The House narrowly passed legislation on Friday that calls for a House-passed FY 2011 spending bill to become law should the Senate fail to approve a spending bill by April 6. It would also prevent members of Congress from being paid during a government shutdown.
The bill, H.R. 1255, was approved over bitter Democratic opposition in a 221-202 vote in which no Democrats supported it, and 15 Republicans opposed it.
Republicans voting "no" were Reps. Justin Amash (Mich.), Michael Burgess (Texas), Jason Chaffetz (Utah), Jeff Fortenberry (Neb.), Louie Gohmert (Texas), Richard Hanna (NY), Walter Jones (NC), Dan Lungren (Calif.), Tom McClintock (Calif.), Thaddeus McCotter (Mich.), Ron Paul (Texas), Ted Poe (Texas), Reid Ribble (Wis.), Dana Rohrabacher (Calif.), and James Sensenbrenner (Wis.). Rep. Blake Farenthold (R-Texas) was the only member of the House to vote "present."
Democratic leaders echoed Gohmert throughout the day, and argued that the prospect of deeming H.R. 1 as U.S. law is a serious violation of the founding document of the United States.
"What you see on the floor today is no example of Democracy in action," House Minority Leader Nancy Pelosi (D-Calif.) said. "It's silly. The Republican leadership is asking its members to make a silly vote."
"April Fools, America," House Minority Whip Steny Hoyer (D-Md.) said. "This is a joke, America. This is not real, America."
Other Democrats openly mocked Republicans and said they fail to understand the basic constitutional requirement that bills must pass the House and Senate before they become law. Two members suggested children's books as a way for Republicans to begin to learn about the Constitution — Rep. Peter DeFazio (D-Ore.) offered How our Laws are Made, and Rep. Anthony Weiner (D-N.Y.) offered House Mouse, Senate Mouse.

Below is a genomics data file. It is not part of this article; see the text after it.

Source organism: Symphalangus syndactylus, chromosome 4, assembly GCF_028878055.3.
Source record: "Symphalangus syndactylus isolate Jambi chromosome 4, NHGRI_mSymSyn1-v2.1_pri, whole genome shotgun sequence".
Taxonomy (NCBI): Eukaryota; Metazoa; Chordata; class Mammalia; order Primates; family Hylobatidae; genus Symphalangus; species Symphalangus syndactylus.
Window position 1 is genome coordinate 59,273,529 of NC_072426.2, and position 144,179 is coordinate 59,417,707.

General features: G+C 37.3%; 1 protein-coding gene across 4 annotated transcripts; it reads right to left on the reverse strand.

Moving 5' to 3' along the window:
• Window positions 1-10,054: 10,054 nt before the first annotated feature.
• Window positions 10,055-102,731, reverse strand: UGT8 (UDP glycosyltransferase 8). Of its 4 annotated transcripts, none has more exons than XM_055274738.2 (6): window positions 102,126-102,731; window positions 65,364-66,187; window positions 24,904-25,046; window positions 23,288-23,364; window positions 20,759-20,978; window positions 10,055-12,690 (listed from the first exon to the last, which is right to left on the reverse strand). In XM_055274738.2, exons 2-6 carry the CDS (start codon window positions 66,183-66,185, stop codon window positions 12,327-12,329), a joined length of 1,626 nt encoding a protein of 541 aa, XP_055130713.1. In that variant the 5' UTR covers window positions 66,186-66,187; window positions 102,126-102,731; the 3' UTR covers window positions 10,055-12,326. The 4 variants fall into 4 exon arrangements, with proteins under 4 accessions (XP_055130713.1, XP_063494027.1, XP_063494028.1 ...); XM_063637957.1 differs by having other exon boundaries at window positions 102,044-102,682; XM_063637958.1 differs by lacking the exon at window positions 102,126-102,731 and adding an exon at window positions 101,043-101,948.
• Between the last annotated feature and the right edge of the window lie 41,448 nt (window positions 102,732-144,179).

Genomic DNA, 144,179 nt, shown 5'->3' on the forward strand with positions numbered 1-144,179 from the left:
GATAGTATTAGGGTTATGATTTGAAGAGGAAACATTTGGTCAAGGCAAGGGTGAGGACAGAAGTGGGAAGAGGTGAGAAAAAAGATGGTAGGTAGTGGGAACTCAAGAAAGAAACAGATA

"It's a much thinner book and it rhymes," Weiner said.
Several others encouraged Republicans to watch "I'm Just a Bill," the classic 1970s cartoon explaining how a bill becomes law.
Republicans repeatedly dismissed these arguments and said they agree that the bill would also have to be approved by the Senate before H.R. 1 could be implemented. Rep. Tim Griffin (R-Ark.) said Republicans are not operating under the idea that House passage alone would make H.R. 1 the law of the land, and said for this reason the bill is consistent with the Constitution.
Today's House vote was largely symbolic precisely because it would require the Senate to approve the same bill and President Obama would have to sign it, neither of which is expected to happen. Still, Republicans insisted that the vote is important because it clarifies that the House has passed a bill, while the Senate has yet to make it clear that it can pass any counter-proposal that might form the starting point of a negotiation.
During the debate, Rep. Rob Woodall (R-Ga.) took the Democratic poster depicting the "I'm Just a Bill" cartoon, flipped it around to reveal its blank side, and said, "Here's the work product of the Senate. How do you negotiate with that?"
House Majority Leader Eric Cantor (R-Va.) reiterated this point, and said the prospect of a government shutdown "looms ever larger" because the Senate has refused to pass a bill.
Senate Majority Leader Harry Reid (D-Nev.) slammed the bill's passage on Friday and said House Republicans are "wasting time."
"Unfortunately, today my colleagues in the House seem to be listening to this small but loud minority," Reid said in a statement. "Instead of working to create jobs, they are wasting time by voting yet again on a reckless spending bill that would destroy 700,000 jobs."
Cantor said the Senate still has the option of accepting the $61 billion in cuts approved in H.R. 1 if it finds it cannot pass any other bill.
"Funding the government at the levels passed by House Republicans might not be what Senator Reid wants, but surely even he would agree that it's a better alternative than shutting down the government," he said.
- This article was updated at 3:53 p.m.